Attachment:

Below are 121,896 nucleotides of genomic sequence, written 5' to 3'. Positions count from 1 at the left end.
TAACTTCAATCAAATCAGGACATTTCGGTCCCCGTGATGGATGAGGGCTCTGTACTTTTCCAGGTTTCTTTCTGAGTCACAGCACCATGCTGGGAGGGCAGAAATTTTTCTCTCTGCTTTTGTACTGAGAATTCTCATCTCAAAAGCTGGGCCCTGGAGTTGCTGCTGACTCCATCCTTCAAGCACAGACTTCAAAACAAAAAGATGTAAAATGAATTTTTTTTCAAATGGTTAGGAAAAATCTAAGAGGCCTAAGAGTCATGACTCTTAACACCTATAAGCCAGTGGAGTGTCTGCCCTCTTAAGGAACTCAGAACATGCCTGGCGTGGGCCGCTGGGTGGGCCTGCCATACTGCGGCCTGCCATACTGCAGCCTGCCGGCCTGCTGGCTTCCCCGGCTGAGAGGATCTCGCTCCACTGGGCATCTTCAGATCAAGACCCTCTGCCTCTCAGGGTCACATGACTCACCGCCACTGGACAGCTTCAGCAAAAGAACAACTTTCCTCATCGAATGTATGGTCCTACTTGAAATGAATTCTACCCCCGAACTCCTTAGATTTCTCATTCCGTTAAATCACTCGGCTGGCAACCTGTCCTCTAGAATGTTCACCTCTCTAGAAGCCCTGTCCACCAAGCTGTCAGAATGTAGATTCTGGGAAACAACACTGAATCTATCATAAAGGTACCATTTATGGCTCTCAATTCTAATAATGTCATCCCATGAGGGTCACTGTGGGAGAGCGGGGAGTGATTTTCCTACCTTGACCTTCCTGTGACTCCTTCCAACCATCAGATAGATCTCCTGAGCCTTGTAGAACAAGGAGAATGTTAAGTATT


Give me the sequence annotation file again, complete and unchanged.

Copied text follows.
Below are 121,896 nucleotides of genomic sequence, written 5' to 3'. Positions count from 1 at the left end.
TAACTTCAATCAAATCAGGACATTTCGGTCCCCGTGATGGATGAGGGCTCTGTACTTTTCCAGGTTTCTTTCTGAGTCACAGCACCATGCTGGGAGGGCAGAAATTTTTCTCTCTGCTTTTGTACTGAGAATTCTCATCTCAAAAGCTGGGCCCTGGAGTTGCTGCTGACTCCATCCTTCAAGCACAGACTTCAAAACAAAAAGATGTAAAATGAATTTTTTTTCAAATGGTTAGGAAAAATCTAAGAGGCCTAAGAGTCATGACTCTTAACACCTATAAGCCAGTGGAGTGTCTGCCCTCTTAAGGAACTCAGAACATGCCTGGCGTGGGCCGCTGGGTGGGCCTGCCATACTGCGGCCTGCCATACTGCAGCCTGCCGGCCTGCTGGCTTCCCCGGCTGAGAGGATCTCGCTCCACTGGGCATCTTCAGATCAAGACCCTCTGCCTCTCAGGGTCACATGACTCACCGCCACTGGACAGCTTCAGCAAAAGAACAACTTTCCTCATCGAATGTATGGTCCTACTTGAAATGAATTCTACCCCCGAACTCCTTAGATTTCTCATTCCGTTAAATCACTCGGCTGGCAACCTGTCCTCTAGAATGTTCACCTCTCTAGAAGCCCTGTCCACCAAGCTGTCAGAATGTAGATTCTGGGAAACAACACTGAATCTATCATAAAGGTACCATTTATGGCTCTCAATTCTAATAATGTCATCCCATGAGGGTCACTGTGGGAGAGCGGGGAGTGATTTTCCTACCTTGACCTTCCTGTGACTCCTTCCAACCATCAGATAGATCTCCTGAGCCTTGTAGAACAAGGAGAATGTTAAGTATT